Beside academia which is clearly the home of theorists, I am wondering about industrial jobs related to theoretical computer science, the ones which demand pure mathematical background.
I have a CS Theory background and work in industry doing research at a consulting firm. We get hired by people who want to use various types of computer models and don't have the expertise to create them themselves. This is (partially) a research job because our clients typically have interests usually unaddressed in the academic literature, and so our contracts usually result in us creating new models and techniques that work in their context. I'm currently working on a poster presentation for an academic conference, though one in political science methodology rather than CS.
My group specializes in machine learning and social network analysis, also known as applied linear algebra and graph theory. Our clients tend to be interested in applying this to topics like international relations, logistics, international trade, and cyber security. My coworkers have backgrounds such as a PhD in applied math, a PhD in computational social science, and a masters in computational linguistics. I'm the theoretician in my group and was specifically hired for my pure mathematics knowledge. I primarily work on model design and validation, especially on leveraging graph theoretic structures in the phenomena being modeled to inform model design. I am also the point person for investigating new research and evaluating how it fits into what we are currently working.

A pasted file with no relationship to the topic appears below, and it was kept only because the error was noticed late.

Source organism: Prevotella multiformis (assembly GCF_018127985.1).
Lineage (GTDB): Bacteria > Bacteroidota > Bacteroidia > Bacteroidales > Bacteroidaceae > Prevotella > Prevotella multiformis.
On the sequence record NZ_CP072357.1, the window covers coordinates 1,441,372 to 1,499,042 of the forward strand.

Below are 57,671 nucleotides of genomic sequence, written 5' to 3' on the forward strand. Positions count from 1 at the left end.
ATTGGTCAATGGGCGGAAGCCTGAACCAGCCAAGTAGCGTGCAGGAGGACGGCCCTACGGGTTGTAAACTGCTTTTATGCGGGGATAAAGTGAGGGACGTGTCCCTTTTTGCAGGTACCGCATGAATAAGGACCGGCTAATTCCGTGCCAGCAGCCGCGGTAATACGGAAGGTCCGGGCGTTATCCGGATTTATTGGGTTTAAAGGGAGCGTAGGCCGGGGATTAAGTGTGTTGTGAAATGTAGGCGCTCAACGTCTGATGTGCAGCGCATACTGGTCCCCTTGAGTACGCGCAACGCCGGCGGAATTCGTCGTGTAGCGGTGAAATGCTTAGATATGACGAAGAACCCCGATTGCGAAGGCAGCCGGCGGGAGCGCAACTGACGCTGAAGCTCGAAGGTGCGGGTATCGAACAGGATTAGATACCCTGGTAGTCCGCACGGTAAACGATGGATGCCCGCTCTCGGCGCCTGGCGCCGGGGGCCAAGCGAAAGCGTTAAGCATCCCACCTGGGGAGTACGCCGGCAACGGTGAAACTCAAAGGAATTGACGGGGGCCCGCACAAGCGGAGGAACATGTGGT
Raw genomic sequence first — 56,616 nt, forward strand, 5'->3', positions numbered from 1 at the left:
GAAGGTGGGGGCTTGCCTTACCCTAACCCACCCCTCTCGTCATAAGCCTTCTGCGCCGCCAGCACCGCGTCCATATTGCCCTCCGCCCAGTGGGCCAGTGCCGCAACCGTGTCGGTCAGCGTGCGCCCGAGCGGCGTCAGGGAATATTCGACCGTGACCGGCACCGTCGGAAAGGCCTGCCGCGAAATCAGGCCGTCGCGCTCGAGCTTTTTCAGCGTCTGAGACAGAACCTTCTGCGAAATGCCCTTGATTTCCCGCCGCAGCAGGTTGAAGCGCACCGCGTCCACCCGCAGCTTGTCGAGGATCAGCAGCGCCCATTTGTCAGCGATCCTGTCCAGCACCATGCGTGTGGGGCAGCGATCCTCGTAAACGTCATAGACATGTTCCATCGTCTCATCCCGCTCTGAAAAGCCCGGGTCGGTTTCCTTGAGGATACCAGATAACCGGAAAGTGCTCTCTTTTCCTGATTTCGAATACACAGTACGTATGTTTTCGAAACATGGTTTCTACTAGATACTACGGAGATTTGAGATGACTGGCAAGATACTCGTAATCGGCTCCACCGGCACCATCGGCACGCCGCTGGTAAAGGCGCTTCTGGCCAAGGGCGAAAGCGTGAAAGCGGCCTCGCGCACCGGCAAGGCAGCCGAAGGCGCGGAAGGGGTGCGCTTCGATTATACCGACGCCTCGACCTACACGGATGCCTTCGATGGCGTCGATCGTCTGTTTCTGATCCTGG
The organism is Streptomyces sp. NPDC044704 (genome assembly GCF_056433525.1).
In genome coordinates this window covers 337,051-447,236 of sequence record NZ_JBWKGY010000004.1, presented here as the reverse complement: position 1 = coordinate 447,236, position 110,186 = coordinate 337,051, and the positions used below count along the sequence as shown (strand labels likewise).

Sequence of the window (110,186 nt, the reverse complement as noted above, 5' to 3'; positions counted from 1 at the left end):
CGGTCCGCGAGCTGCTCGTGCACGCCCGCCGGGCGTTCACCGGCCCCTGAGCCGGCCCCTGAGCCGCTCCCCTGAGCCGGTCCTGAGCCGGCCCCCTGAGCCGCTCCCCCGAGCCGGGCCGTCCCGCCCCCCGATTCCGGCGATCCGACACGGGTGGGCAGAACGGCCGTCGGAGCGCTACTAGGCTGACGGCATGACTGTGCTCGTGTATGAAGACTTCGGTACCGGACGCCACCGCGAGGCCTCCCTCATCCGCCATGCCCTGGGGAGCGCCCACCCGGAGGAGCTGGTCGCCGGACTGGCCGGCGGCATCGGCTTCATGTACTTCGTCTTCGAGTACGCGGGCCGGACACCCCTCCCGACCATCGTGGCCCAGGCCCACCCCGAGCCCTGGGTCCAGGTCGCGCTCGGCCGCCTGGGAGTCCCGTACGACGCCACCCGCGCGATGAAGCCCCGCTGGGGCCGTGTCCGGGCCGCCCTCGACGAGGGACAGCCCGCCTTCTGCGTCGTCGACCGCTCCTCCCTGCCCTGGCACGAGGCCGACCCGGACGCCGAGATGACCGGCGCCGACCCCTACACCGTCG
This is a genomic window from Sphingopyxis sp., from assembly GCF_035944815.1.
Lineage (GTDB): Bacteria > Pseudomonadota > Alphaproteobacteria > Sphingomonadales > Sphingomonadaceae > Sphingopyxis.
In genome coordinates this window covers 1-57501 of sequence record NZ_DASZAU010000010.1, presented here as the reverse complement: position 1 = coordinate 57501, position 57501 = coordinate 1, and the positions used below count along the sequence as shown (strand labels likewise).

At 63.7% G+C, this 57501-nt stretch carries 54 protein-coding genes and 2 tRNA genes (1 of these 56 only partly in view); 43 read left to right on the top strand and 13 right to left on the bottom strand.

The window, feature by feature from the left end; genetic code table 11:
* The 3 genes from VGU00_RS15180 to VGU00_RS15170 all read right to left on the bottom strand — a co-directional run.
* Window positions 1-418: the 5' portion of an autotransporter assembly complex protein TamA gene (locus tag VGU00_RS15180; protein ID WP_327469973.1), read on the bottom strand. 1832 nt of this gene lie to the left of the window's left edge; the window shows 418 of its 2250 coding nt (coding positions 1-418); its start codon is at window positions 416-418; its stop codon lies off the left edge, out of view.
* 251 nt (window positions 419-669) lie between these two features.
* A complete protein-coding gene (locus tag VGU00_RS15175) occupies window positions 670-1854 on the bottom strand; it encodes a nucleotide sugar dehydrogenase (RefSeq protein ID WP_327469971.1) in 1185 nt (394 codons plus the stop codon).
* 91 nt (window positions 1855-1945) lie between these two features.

I would strongly second Peter Shor's list of recommended skills. The key to being a successful theoretician in industry is to be able to be the bridge between engineers, data analysts, and developers on the one hand and academics on the other.
John Cook is a Doc who applies mathematics to companies solutions https://johndcook.com